Monday, February 23, 2009

How I Won $28 Betting on the Oscars

Last night we had an Oscar party. Wendy's sister's family is in town this week, and Minette and Andy came over with ballots that everyone could fill out and submit, along with a $5 processing fee that the winner processed. (I call it a processing fee because gambling is illegal, and the Feds have been all over me recently. You don't think I see those helicopters, g-men?)

I wasn't sure I wanted to fill out the predictions for three reasons -- 1) I haven't seen many movies this year, 2) some Oscar nights leave me feeling sick and sad about the movie industry, and 3) I was tired from riding the Chilly Hilly yesterday morning.

Breaking News - Mini Ride Report

I should give a ride report, since it was an official cycling event. The Chilly Hilly is a 33-mile ride with 2,875 feet of elevation gain. To put this in perspective, if each foot of elevation gain were a piece of paper, and if you stacked the papers on top of each other, the stack would nearly be eight inches tall.

I rode from my house to the ferry, and then I rode around the well-marked course on Bainbridge Island, took the ferry back to downtown Seattle, and then rode home. It was a solid ride.


Now, back to the Academy Awards. The tricky thing about the Academy is that no one really knows who belongs to the Academy. Or at least I don't. I have the feeling that quite a few Academy members don't see all the nominated movies. They like leftist causes like the Gay Agenda and Giving a Hand Up to Black People, and they have elitist sensibilities. But above all, they want the financial success that comes from successful Hollywood movies. Oh, and many members of the academy happen to be members of the Jewish community. Did I mention that they don't watch all the movies? That's about all I know.

As I went through the ballot, I used my knowledge of the Academy to make my picks. By the way, has anyone pointed out what a weak year it was in movies? Maybe the worst since the mid-30s. The Dark Knight and Iron Man were good, but they're superhero movies for crying out loud. The Curious Case of Benjamin Button was quirky but forgettable. And Slumdog Millionaire? Ugh. I kept whispering to Wendy what was going to happen next, and I was right in every case. ("Pssst. He's not going to guess B." "Psst, the final question will be 'Who's the third muskateer?'") That movie was so predictable, and so unbelievable, and so cheesy, and so violent, that the four of us left the theater without asking, "What did you think?" We stormed halfway back to the car before someone broke the silence with, "I need a shower."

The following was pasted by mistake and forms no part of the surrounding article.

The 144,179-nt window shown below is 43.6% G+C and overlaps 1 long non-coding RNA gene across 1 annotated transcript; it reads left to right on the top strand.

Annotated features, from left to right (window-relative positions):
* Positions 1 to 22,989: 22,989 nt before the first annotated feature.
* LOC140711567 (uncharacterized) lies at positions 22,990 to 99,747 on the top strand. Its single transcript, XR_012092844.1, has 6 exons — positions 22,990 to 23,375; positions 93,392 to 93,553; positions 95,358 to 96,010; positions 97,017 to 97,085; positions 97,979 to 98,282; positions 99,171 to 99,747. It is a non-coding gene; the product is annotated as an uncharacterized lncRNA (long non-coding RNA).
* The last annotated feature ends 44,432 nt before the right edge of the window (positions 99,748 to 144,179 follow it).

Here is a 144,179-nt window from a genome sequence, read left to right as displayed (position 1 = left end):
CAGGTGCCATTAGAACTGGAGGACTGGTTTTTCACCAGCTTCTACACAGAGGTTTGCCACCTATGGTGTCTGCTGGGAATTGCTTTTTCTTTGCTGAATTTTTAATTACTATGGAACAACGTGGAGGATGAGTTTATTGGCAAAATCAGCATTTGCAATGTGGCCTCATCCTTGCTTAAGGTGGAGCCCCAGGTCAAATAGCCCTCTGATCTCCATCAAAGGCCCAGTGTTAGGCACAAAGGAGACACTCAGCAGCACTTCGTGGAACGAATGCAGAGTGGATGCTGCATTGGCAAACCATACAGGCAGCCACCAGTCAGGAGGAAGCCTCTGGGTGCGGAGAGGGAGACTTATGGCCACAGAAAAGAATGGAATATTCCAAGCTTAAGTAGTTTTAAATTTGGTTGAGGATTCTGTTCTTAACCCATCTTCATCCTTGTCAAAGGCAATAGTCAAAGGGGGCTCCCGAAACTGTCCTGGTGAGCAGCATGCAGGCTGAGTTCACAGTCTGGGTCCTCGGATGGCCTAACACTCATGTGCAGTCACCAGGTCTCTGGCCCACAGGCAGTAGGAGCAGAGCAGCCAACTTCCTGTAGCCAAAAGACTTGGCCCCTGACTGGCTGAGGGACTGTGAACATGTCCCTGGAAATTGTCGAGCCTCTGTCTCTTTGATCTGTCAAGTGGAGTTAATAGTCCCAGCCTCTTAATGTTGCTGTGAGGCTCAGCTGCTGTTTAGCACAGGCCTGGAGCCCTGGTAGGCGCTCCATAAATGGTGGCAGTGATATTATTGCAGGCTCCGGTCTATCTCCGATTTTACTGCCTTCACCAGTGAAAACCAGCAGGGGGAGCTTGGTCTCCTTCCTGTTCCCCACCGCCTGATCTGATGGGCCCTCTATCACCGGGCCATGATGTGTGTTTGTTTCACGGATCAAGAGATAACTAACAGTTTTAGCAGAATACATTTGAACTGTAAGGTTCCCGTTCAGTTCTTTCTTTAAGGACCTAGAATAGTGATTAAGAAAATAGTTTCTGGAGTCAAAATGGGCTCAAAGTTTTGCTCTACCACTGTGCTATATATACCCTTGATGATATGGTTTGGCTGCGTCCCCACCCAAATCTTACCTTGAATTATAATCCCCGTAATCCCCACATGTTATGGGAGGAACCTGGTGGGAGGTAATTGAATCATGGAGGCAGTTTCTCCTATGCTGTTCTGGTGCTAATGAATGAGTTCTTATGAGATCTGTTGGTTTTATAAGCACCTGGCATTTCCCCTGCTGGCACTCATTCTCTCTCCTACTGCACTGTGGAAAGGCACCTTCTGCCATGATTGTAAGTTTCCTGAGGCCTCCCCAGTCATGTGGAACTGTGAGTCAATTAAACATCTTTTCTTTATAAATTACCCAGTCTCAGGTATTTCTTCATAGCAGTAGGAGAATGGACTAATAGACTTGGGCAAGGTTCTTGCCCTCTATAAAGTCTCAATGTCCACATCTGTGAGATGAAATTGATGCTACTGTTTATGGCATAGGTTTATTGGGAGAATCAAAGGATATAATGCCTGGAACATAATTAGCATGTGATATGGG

The only reason I watched Slumdog was because it was supposed to dominate the Academy Awards. You'd think I would have learned by now that dominating the Academy Awards doesn't mean a movie's great, or even good. Crash and The English Patient won Academy Awards. Try staying awake through either of those movies.

Predicting the main awards is pretty simple. I go by buzz and some simple logic. Meryl Streep is a fine actress, but it's really time to celebrate Kate Winslet. Sean Penn just won the award a couple years ago, so Mickey Rourke has a better chance to win. Needless to say, I'm not always right. It's difficult to predict what the scatterbrained Academy is going to do.

Predicting the smaller awards is even more difficult. I don't know what the difference is between Sound Editing and Sound Mixing, and neither do members of the Academy. For the foreign movies and short movies, which neither I nor the Academy members have seen, I go through a simple process. Are any movies about the Holocaust? If yes, vote for it. If the movie is not about the Holocaust, pick the Frenchiest sounding movie, because the French make fine wine, fine food, and fine movies.

In our little contest, we agreed to have a weighted scale. Best Picture is worth 3 points, Best Actor, Actress, Director, Cinematography, and a few others are worth 2 points. The rest of the awards like sound and foreign short are worth 1 point.

Early on, I took a 1-point lead over Minette, with Andy and Wendy following close behind. Kim appeared to make random guesses, and Michael apparently filled in write-in ballots, so they fell behind. Then Minette went on a roll. She got both of the Sound awards right while I got them wrong, and for some Short Film category, I picked a French movie while she picked a German movie. During the announcements, when it became apparent that the German movie was about the Holocaust, I cursed and Minette pumped her fist. She took a two-point lead.

I narrowed the gap back to a point by picking the right Slumdog song to win -- have I mentioned what a predictable and cheesy movie that was? -- and since Minette and I made the same guesses for Movie, Director, and Actor, it all came down to Kate Winslet. If she won, I won. If she lost, Minette won.

This year, instead of having one or two presenters, they decided to have five presenters, each one of whom spoke directly to one of the candidates. This was so painfully self-indulgent that I wanted to start doing the dishes. Still, I somehow managed to stay put through all the schmaltz. "Meryl Streep, you're a shining beacon unto all yada yada yada." I wondered what would happen if one of the presenters gave a real critique. "Ms. Hathaway, you're a fine actress, but you look too much like a cricket to win this award."

And the Oscar goes to . . . Kate Winslet!!! I fist-pumped my chest twice and pointed towards the ceiling. Mad props, Big Guy. I owe it all to You.